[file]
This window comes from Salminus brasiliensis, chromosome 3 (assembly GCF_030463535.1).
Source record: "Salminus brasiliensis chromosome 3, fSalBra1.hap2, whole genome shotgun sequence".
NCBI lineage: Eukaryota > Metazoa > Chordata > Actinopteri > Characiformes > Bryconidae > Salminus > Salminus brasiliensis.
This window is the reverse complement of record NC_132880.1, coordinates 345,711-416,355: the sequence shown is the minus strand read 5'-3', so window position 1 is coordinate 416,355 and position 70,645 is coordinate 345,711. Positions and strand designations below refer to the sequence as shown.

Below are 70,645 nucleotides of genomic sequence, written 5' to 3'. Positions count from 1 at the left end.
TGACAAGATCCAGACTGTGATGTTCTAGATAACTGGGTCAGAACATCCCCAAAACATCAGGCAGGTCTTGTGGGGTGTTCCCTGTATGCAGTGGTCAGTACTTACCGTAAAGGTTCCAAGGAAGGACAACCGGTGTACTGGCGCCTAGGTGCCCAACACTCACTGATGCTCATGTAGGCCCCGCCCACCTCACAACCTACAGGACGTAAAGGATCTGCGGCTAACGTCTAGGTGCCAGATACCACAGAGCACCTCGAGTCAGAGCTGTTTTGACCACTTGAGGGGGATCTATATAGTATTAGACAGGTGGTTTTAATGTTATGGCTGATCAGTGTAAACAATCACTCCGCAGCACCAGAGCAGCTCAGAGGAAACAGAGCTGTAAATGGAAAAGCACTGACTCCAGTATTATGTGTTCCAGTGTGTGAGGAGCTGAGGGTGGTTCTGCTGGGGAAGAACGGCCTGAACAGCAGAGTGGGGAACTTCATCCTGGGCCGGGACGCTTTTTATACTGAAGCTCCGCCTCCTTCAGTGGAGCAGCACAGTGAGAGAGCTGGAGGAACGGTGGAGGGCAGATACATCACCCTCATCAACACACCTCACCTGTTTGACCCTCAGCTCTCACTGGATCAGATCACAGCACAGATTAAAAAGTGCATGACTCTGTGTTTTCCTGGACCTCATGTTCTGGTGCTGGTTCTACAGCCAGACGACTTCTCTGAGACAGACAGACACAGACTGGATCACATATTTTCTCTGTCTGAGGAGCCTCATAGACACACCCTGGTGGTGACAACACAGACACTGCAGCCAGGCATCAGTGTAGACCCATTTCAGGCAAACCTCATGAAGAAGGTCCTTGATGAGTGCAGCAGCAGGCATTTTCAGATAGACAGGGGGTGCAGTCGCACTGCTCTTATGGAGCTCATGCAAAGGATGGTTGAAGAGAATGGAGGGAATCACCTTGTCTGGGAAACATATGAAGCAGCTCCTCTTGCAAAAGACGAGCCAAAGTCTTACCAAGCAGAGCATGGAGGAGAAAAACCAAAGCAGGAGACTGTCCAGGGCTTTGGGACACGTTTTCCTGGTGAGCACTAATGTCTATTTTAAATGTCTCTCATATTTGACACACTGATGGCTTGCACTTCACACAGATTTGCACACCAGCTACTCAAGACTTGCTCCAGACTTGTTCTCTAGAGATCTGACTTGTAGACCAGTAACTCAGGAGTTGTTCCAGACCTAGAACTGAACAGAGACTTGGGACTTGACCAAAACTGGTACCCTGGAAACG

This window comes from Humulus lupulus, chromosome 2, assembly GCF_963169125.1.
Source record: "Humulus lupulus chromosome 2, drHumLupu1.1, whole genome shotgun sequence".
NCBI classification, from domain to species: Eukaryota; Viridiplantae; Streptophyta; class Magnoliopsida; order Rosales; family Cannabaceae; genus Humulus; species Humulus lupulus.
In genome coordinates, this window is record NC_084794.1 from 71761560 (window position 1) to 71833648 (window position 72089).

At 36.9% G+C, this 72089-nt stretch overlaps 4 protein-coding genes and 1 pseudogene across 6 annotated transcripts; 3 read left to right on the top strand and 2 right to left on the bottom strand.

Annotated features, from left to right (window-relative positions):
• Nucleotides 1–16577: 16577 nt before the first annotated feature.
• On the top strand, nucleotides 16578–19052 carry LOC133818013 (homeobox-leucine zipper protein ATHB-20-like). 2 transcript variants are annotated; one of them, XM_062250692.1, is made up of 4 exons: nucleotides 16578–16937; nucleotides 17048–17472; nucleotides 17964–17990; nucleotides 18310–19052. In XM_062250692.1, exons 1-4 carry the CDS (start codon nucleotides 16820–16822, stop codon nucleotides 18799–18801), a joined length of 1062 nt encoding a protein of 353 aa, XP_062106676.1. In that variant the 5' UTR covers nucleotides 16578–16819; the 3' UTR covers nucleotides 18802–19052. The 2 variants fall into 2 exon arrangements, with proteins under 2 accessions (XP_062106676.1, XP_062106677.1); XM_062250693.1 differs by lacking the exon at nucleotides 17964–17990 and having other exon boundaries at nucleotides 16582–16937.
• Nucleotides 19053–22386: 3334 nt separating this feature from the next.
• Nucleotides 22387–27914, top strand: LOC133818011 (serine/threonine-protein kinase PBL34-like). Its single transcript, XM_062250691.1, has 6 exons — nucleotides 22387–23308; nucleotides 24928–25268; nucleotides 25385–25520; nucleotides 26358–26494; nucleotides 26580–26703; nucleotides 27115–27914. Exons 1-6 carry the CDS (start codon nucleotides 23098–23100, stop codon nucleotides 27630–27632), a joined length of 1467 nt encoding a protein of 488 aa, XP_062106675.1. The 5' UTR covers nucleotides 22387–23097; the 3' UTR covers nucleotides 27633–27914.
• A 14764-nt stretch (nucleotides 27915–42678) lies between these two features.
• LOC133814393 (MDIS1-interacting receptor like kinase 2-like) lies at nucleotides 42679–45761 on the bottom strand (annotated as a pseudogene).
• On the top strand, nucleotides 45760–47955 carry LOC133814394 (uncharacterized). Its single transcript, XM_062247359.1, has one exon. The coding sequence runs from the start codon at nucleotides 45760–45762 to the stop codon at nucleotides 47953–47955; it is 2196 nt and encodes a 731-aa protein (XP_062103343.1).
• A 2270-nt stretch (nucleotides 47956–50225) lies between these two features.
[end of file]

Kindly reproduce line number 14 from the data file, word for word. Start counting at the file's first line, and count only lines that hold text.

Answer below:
• On the top strand, nucleotides 16578–19052 carry LOC133818013 (homeobox-leucine zipper protein ATHB-20-like). 2 transcript variants are annotated; one of them, XM_062250692.1, is made up of 4 exons: nucleotides 16578–16937; nucleotides 17048–17472; nucleotides 17964–17990; nucleotides 18310–19052. In XM_062250692.1, exons 1-4 carry the CDS (start codon nucleotides 16820–16822, stop codon nucleotides 18799–18801), a joined length of 1062 nt encoding a protein of 353 aa, XP_062106676.1. In that variant the 5' UTR covers nucleotides 16578–16819; the 3' UTR covers nucleotides 18802–19052. The 2 variants fall into 2 exon arrangements, with proteins under 2 accessions (XP_062106676.1, XP_062106677.1); XM_062250693.1 differs by lacking the exon at nucleotides 17964–17990 and having other exon boundaries at nucleotides 16582–16937.